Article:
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Apple Has 'Secret' Team of Biomedical Engineers Developing Sensors for Non-Invasively Monitoring Blood Glucose

At a nondescript office in Palo Alto, Apple is rumored to have a small team of biomedical engineers researching better methods for monitoring blood sugar, reports CNBC.

Apple's work on glucose monitoring is said to have started with former Apple CEO Steve Jobs, who wanted to develop a sensor that could continuously and non-invasively monitor blood sugar levels to improve quality of life. Apple is far enough along in its research that feasibility trials are being conducted at clinical sites in the San Francisco Bay Area, and it has hired consultants to sort out regulatory issues.
The glucose team is said to report to Johny Srouji, Apple's senior vice president of hardware technologies. [...]

One of the people said that Apple is developing optical sensors, which involves shining a light through the skin to measure indications of glucose.
Rumors of Apple's work on advanced healthcare initiatives like diabetes management aren't new. Early Apple Watch information suggested the wearable device would be able to measure things like blood pressure and blood glucose levels.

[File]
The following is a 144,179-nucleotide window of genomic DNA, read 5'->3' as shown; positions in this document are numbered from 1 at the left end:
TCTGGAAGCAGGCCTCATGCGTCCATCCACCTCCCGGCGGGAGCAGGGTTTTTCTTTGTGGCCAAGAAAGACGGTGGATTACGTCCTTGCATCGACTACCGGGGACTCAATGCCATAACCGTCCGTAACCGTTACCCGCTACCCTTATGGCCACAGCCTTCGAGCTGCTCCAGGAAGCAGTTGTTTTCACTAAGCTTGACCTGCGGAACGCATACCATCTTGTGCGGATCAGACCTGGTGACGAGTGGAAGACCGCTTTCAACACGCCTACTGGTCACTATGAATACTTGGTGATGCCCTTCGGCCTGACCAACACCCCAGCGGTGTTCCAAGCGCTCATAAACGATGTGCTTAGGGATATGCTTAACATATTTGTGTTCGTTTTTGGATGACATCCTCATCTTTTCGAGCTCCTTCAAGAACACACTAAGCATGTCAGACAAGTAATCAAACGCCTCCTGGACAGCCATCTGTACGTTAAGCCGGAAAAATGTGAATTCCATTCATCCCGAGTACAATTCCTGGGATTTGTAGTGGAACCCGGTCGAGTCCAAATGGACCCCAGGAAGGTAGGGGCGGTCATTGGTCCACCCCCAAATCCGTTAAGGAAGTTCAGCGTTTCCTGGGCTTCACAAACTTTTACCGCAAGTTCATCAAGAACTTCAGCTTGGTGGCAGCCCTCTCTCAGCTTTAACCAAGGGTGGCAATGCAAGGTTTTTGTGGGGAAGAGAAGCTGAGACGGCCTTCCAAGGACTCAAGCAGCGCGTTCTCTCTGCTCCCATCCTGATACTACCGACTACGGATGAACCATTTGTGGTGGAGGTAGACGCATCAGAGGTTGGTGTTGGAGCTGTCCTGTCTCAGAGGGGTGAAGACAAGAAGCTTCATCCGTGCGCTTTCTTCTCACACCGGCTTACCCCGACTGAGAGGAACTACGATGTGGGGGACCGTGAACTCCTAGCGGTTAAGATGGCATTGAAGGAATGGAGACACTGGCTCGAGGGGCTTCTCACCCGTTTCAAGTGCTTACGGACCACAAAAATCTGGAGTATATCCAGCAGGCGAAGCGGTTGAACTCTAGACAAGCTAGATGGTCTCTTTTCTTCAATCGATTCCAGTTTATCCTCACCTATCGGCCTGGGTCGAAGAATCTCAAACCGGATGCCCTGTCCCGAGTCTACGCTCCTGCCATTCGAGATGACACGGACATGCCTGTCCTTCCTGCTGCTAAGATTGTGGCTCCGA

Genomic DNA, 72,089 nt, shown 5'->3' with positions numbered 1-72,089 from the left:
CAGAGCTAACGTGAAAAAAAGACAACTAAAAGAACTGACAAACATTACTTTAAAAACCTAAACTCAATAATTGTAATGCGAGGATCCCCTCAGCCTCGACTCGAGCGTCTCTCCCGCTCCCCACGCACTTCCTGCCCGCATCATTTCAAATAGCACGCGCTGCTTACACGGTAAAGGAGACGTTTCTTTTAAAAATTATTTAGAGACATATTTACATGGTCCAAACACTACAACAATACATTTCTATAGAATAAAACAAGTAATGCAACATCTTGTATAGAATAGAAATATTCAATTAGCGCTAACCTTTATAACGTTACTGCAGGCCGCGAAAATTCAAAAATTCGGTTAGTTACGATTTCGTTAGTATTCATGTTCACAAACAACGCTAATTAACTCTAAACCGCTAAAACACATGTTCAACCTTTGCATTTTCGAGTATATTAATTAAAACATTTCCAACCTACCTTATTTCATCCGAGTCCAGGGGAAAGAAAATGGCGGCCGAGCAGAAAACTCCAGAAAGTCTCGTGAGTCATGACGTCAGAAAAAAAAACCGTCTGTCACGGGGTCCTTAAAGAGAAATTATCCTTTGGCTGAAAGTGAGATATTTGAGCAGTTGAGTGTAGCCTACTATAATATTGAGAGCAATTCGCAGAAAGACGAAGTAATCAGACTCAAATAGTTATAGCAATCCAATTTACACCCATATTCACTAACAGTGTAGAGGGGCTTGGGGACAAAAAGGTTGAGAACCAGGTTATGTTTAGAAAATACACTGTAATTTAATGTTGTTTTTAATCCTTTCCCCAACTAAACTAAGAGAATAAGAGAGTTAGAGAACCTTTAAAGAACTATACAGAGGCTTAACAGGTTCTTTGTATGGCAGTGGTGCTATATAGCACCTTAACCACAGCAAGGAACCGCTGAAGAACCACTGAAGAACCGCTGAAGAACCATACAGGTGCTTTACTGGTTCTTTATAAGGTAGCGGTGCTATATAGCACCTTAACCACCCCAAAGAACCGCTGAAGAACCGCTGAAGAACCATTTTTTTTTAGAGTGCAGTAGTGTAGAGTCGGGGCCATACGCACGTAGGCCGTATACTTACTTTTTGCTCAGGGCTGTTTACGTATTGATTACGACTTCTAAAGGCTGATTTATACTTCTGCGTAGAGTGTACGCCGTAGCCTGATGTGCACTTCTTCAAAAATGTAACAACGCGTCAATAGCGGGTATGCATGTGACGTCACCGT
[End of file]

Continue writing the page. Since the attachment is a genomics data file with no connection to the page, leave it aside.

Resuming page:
Many health-related sensors that Apple wanted to include in the original Apple Watch were reportedly dropped because the technology was not consistently accurate, but rumors at the time said Apple would pursue its work on more advanced health sensors. Apple has also made several health-related acquisitions and around the time the Apple Watch was in development, hired dozens of biomedical experts.

Apple CEO Tim Cook has since said that Apple does not want to put the Apple Watch through the FDA approval process, something that would need to happen for more advanced healthcare features, so it is not clear if this is a feature Apple foresees being added to the wrist-worn device. From Tim Cook in 2015:
"We don't want to put the watch through the Food and Drug Administration (FDA) process. I wouldn't mind putting something adjacent to the watch through it, but not the watch, because it would hold us back from innovating too much, the cycles are too long. But you can begin to envision other things that might be adjacent to it -- maybe an app, maybe something else."
If Apple is planning on more advanced sensors for the Apple Watch, such features are not likely to be included in the third-generation device rumored to be coming in the fall of 2017. Information on that device thus far points towards a smaller update focusing on improving battery life and perhaps adding features like cellular connectivity.

While Apple works on its in-house own blood sugar monitoring solution, it has launched CareKit, a platform that allows app developers to create integrated software that allows patients and doctors to better manage medical conditions. Diabetes monitor One Drop was one of the first companies to support CareKit.



Top Rated Comments

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2 weeks ago